Proper education — and that does not mean decadent Western education — would help solve the agricultural problems. Both adult education for all and a more widespread and thorough education of children. That would be a major step in the right direction toward finding some solutions, but only if properly used.


Education — Often a Hindrance

Education alone is not an infallible instrument. Without a corresponding change in the social attitudes connected with education, schooling beyond the third or fourth primary class is often a hindrance.

Listen to this startling statement by Kusum Nair: "They told me in the village of Gopalpura: 'We never send a boy meant for agriculture to school beyond the primary stage. Farming means hard work. Those who get educated will not do it. No student of the Vidyapeeth will go back to work in the fields. Even if a boy becomes a graduate in agriculture, he is useless for work.' " Students who attend agricultural schools and colleges are only trained for government service and not to become more qualified, skilled farmers.

That of course seems strange to educated Western farmers who enjoy working in their fields. How different in India. A young Indian who leaves the farm to go to school, often will not return and add his knowledge to the farming community after completing his education. What is the obvious result? The farmers in India are generally uneducated.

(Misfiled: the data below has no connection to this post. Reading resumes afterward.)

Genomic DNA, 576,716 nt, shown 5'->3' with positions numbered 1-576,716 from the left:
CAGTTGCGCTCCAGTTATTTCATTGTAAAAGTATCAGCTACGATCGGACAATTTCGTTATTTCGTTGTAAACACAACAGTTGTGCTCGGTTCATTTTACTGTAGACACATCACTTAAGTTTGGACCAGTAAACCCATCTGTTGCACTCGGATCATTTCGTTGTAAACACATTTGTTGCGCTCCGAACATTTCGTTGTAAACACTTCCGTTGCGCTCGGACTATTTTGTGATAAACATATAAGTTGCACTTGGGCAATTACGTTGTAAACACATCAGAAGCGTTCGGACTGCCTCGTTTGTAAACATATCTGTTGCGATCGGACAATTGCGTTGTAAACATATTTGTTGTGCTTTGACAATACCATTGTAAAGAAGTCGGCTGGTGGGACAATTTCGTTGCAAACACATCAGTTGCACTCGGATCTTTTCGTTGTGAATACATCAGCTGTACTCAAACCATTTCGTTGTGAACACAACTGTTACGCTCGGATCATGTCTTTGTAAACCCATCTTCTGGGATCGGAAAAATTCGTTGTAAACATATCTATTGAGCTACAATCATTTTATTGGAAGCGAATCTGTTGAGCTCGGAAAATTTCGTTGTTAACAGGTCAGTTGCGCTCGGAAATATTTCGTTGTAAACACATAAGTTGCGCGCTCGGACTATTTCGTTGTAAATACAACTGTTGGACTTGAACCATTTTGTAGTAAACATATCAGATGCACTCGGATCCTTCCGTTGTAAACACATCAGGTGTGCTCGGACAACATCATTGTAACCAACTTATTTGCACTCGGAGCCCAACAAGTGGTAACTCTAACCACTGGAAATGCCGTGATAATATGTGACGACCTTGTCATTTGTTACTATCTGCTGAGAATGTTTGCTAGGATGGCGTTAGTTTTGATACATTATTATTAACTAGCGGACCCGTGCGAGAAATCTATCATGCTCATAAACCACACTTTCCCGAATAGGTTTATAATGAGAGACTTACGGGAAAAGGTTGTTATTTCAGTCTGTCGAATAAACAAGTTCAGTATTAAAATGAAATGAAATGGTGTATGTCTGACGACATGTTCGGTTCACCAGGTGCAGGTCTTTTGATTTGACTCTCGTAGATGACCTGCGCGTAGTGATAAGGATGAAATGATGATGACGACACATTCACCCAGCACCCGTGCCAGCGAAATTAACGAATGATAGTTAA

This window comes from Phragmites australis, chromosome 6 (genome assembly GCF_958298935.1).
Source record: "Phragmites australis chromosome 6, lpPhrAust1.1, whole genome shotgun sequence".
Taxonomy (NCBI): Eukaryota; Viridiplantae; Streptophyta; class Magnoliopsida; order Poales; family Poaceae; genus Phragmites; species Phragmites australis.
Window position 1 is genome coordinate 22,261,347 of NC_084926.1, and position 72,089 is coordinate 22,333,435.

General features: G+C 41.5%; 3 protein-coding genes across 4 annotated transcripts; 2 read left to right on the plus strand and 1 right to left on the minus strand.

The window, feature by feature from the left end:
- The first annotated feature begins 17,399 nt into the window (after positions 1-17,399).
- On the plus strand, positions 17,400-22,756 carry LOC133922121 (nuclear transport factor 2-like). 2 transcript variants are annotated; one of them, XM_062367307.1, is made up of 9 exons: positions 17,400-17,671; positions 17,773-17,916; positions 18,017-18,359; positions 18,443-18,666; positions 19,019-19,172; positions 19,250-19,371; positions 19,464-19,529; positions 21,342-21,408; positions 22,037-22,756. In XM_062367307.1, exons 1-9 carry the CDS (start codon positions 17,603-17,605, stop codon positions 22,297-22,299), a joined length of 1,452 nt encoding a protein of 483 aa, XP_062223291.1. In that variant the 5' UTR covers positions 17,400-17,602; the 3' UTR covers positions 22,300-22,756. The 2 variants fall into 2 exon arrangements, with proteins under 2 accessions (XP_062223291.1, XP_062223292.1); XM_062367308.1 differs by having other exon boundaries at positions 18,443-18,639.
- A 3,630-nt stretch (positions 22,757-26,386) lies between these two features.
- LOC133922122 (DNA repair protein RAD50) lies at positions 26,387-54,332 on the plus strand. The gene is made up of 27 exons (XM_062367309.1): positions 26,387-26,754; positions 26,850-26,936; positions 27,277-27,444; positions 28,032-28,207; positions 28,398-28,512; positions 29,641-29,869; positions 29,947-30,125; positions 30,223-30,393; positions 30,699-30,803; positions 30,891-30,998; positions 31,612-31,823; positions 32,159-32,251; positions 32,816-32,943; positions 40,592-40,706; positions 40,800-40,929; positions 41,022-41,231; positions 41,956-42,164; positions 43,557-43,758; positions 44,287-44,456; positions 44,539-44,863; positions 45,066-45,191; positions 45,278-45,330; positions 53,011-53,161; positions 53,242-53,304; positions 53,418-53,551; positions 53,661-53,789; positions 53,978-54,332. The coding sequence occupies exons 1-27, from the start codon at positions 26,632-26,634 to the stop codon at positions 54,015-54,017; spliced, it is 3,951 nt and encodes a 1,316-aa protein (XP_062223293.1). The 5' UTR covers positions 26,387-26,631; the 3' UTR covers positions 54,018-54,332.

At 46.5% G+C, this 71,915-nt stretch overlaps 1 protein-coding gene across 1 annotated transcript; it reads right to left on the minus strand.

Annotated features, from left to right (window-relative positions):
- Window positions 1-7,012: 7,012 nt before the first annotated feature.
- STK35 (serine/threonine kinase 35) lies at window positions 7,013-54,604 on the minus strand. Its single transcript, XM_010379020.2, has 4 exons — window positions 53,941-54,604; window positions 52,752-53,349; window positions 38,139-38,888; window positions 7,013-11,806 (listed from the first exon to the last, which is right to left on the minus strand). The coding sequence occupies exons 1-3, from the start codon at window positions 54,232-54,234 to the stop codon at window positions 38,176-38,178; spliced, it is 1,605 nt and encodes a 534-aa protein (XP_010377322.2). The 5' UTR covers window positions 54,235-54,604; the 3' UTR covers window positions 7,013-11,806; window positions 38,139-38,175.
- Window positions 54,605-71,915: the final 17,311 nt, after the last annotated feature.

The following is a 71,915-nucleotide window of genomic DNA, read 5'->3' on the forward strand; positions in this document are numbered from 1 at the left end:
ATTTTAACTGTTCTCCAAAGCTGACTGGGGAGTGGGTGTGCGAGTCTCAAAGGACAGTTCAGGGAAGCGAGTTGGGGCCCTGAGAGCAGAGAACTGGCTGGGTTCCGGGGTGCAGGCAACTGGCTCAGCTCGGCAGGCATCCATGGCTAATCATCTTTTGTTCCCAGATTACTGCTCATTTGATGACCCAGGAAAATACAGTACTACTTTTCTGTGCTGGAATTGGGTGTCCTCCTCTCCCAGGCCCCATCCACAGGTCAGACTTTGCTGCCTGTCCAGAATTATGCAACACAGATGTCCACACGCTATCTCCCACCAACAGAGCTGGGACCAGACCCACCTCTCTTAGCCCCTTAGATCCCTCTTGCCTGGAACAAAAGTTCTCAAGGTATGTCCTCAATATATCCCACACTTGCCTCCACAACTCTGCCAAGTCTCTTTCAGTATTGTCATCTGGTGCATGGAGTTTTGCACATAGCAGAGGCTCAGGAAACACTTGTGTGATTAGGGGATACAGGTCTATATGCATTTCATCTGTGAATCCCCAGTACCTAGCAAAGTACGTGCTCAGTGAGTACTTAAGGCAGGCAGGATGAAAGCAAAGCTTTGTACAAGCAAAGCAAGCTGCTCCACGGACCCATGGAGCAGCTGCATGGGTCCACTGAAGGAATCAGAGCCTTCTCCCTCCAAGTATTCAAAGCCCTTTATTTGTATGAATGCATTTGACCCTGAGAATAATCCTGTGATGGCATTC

This deep-rooted attitude is dealing a devastating blow to India at a time when she needs to have the most competent farmers possible, making the greatest use of her land resources to feed her bulging population. This same attitude is also creating another problem of major proportions for the Indian Government — unemployment!

Peasant farmers' educated sons who have left the land did not do so because of readily available jobs. They do not have promise of jobs which are "dignified" and suitable to their new status. On the contrary, reliable reports reveal that the greatest area of unemployment throughout India is among the educated. Tragically, education is looked upon as a means of escaping from farming and other physical work rather than an avenue to agricultural improvement.

McNair — Ambassador College

Many of India's larger farms use modern machinery, which increases the production capacity of the individual but does not increase the production per acre. There are more than enough men and bullocks to work every acre of India's available land. The problem India's government faces is to persuade her teeming farming millions to use better irrigation and cropping methods and better varieties of seeds.